We have made it – 365 different orchid species, one a day, blogged when in flower in our collection. During the year we have had over 33,000 visits to our website as well as our followers on Twitter and Facebook so we do hope that you have enjoyed the journey as much as we have at school.
Please let us know what you have enjoyed and any requests for next year. We have already had lots of people asking us to continue and we will be carrying on in 2018 with an orchid a day although some of them will be species that featured in 2017.
365 days has been great for the orchid project as we now have a really good data base of our orchids, we have students that have developed research skills, photographic skills and a whole lot of knowledge – a book maybe? It was also lovely at Orchid Christmas that our visitors could ask if we had any plants of …. available that they had seen on the blog, it is always worth asking.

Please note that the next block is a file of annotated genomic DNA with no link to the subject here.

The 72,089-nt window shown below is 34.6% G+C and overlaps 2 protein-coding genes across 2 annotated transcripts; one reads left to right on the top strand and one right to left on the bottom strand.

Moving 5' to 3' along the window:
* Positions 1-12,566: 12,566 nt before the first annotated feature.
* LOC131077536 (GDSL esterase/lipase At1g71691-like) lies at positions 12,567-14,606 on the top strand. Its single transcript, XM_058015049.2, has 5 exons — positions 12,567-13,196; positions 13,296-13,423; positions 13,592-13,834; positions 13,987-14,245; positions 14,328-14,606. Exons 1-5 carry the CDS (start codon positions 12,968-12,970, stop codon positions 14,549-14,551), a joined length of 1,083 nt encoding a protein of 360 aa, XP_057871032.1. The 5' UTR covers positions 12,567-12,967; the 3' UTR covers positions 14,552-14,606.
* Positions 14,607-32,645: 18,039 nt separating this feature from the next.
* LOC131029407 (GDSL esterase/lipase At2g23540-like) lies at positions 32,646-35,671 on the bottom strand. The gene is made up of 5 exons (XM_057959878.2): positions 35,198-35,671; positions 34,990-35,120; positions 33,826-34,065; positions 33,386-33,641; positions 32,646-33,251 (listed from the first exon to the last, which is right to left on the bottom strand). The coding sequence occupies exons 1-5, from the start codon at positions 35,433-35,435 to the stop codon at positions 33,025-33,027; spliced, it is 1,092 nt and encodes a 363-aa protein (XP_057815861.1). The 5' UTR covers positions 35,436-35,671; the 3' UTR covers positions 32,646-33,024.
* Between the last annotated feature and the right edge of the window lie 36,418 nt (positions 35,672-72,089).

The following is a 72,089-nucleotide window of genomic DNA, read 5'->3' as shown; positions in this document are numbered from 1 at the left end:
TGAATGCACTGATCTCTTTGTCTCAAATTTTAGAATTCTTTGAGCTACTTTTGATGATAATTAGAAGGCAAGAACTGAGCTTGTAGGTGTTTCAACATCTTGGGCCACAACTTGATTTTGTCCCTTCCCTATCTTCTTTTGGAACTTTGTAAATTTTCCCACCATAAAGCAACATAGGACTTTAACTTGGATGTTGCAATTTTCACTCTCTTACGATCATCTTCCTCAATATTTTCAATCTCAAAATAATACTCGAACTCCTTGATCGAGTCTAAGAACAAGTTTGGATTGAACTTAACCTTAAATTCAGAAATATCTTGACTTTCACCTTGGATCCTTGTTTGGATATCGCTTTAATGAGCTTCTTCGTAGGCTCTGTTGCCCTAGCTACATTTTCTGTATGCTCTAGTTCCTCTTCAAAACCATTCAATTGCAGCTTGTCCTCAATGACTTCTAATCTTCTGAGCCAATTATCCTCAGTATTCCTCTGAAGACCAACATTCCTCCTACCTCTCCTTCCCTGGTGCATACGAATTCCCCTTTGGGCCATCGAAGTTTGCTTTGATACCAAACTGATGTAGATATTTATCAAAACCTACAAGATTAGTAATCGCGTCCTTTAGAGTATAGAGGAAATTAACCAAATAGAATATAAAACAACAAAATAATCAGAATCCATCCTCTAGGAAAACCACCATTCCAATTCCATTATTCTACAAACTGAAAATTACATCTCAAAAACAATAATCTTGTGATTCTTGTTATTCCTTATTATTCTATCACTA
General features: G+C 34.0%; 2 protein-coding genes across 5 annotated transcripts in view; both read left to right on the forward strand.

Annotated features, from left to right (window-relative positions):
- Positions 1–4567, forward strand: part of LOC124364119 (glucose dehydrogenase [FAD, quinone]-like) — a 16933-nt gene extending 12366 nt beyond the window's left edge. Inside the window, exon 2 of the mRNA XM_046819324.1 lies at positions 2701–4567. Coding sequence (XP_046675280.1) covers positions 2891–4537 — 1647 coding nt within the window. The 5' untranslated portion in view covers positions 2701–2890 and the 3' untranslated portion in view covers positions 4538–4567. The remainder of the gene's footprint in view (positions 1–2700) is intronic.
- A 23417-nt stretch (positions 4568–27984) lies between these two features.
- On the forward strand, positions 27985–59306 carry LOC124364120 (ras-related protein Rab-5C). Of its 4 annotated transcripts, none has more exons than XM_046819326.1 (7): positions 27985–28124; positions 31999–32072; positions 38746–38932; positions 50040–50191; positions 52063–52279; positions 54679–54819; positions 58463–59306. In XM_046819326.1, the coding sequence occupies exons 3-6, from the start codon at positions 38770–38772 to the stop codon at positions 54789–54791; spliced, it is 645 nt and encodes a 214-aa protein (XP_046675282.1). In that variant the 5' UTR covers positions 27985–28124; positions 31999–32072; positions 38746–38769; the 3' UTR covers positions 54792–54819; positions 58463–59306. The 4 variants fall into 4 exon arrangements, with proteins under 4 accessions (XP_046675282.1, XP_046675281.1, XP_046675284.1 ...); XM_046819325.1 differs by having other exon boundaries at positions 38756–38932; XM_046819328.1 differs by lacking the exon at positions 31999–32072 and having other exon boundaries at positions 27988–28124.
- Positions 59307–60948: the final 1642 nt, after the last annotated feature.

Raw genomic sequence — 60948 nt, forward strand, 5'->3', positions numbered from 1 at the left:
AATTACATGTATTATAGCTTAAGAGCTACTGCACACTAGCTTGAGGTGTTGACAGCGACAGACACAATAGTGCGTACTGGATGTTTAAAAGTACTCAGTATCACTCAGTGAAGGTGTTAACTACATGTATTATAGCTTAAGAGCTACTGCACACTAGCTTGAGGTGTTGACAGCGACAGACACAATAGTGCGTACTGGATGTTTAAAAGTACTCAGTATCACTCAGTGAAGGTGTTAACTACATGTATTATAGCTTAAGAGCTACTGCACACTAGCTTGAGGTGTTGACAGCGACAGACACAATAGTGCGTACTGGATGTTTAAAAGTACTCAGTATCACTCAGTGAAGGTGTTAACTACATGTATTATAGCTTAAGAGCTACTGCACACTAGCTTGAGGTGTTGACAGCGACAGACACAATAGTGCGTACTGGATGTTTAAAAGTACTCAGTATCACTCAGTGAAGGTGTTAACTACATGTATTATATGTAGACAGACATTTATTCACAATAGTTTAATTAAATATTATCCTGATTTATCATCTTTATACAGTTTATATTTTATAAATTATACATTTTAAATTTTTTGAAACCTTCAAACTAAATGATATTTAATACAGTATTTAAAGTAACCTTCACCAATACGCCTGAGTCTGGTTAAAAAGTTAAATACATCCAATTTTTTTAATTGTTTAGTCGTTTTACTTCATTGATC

So back to Brassia verrucosa. This species is commonly known as the spider orchid and has the most wonderful long spidery petals. It also has a relationship with a white spider in the wild. The spider hides camouflaged on the lip and catches insects attracted to the flower.
The plant is native to Mexico, Guatemala, Honduras and Nicaragua, as well as Venezuela and grows as an epiphyte in seasonally wet forest from 900 to 2400m. For us the species does best in Warm Americas where it is hung up for good light but is kept really wet during the summer growing season to build up the massive pseudobulbs that deliver the long arching sprays of flowers. Our plant this year has five spikes and as you can see rather dwarfs Naiya and Ed when they pick it up.
The name refers to the verrucose or warty lip with rather intriguing green warts on the creamy white ground.